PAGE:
The William Amor Case
William “Bill” Amor was wrongfully convicted of arson and murder in 1997. He was sentenced to 45 years in prison for the death of his mother in law, Marianne Miceli. On September 10, 1995, a fire broke out in the Naperville condo Bill shared with his wife, Tina and his mother in law, Marianne. Bill and his wife left for the movies and shortly thereafter, Marianne called 911 for help, stating that a chair was on fire and she couldn’t get out of the condo. The authorities believed that it was a suspicious fire because it was a fast, hot fire and there were no obvious signs of accidental ignition. Police officers suspected Bill from the beginning, confiscating his shoes to check for accelerant. Bill and Tina were questioned over the course of several days. In October, Bill took a polygraph at Reid & Associates and was told that he was being untruthful. He was questioned repeatedly about what happened before the fire and how it could have started so quickly after he and Tina left. Bill made statements to help the investigation. He told the officers how all three occupants were heavy smokers and that there was a candle usually lit in the living room. Eventually, Bill stated that he had spilled vodka onto some newspapers while and knocked a lit cigarette onto the vodka soaked newspapers. The authorities argued that Bill intentionally started the fire to recover insurance money and better his living situation. Before trial, Bill disputed his previous statements that were made after hours of interrogation without sleep or food and argued that he told the officers what they wanted to hear.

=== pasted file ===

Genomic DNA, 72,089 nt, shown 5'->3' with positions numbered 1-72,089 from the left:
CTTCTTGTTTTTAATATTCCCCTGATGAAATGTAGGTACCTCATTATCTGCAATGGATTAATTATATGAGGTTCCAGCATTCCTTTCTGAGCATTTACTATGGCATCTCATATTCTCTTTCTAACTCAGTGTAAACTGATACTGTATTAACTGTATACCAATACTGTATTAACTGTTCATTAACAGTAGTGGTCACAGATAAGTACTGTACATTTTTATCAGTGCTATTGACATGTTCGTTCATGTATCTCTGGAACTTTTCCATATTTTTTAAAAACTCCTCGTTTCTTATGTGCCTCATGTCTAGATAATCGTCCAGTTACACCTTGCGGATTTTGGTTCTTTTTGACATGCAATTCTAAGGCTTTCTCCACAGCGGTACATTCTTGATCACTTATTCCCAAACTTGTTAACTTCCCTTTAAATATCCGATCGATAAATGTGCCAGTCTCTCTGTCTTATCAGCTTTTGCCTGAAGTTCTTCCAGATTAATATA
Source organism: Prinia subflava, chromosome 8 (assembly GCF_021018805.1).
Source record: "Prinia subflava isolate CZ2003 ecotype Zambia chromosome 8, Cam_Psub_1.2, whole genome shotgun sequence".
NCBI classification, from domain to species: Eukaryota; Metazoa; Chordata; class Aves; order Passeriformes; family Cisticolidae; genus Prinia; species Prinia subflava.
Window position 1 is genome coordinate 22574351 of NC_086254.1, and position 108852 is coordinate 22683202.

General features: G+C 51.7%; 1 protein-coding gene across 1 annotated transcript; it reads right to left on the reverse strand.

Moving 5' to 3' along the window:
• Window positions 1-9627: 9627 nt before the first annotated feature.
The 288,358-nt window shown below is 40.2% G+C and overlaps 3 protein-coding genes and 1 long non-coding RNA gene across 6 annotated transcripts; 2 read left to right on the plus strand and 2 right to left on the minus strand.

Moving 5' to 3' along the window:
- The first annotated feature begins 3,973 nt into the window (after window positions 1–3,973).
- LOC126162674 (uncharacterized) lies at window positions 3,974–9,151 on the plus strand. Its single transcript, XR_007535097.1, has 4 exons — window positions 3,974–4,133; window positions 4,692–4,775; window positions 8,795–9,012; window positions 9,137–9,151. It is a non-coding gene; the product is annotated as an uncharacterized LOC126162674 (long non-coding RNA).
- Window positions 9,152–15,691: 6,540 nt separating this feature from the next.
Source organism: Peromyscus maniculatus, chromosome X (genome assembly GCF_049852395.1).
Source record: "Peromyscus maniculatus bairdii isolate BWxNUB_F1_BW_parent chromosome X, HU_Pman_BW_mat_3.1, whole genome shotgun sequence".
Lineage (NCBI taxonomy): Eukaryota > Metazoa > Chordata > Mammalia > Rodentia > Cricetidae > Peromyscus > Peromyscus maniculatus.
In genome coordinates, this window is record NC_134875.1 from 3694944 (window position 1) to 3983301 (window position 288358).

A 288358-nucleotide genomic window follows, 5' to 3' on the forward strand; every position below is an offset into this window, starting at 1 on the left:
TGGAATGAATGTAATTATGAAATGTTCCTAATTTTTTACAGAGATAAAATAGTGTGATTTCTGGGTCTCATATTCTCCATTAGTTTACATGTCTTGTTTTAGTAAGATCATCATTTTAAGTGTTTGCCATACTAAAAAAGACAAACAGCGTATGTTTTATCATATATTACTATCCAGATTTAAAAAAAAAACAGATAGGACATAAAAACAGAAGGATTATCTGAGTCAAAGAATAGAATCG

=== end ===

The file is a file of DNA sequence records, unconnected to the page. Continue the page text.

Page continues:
Recent developments in the scientific community of fire investigation have discredited the investigators’ theory that Bill’s alleged actions caused the fire. The original investigation relied upon many of the now debunked myths of arson investigations. The IIP is gathering documents and consulting with experts regarding developments in fire science and false confessions as they apply to Bill’s case.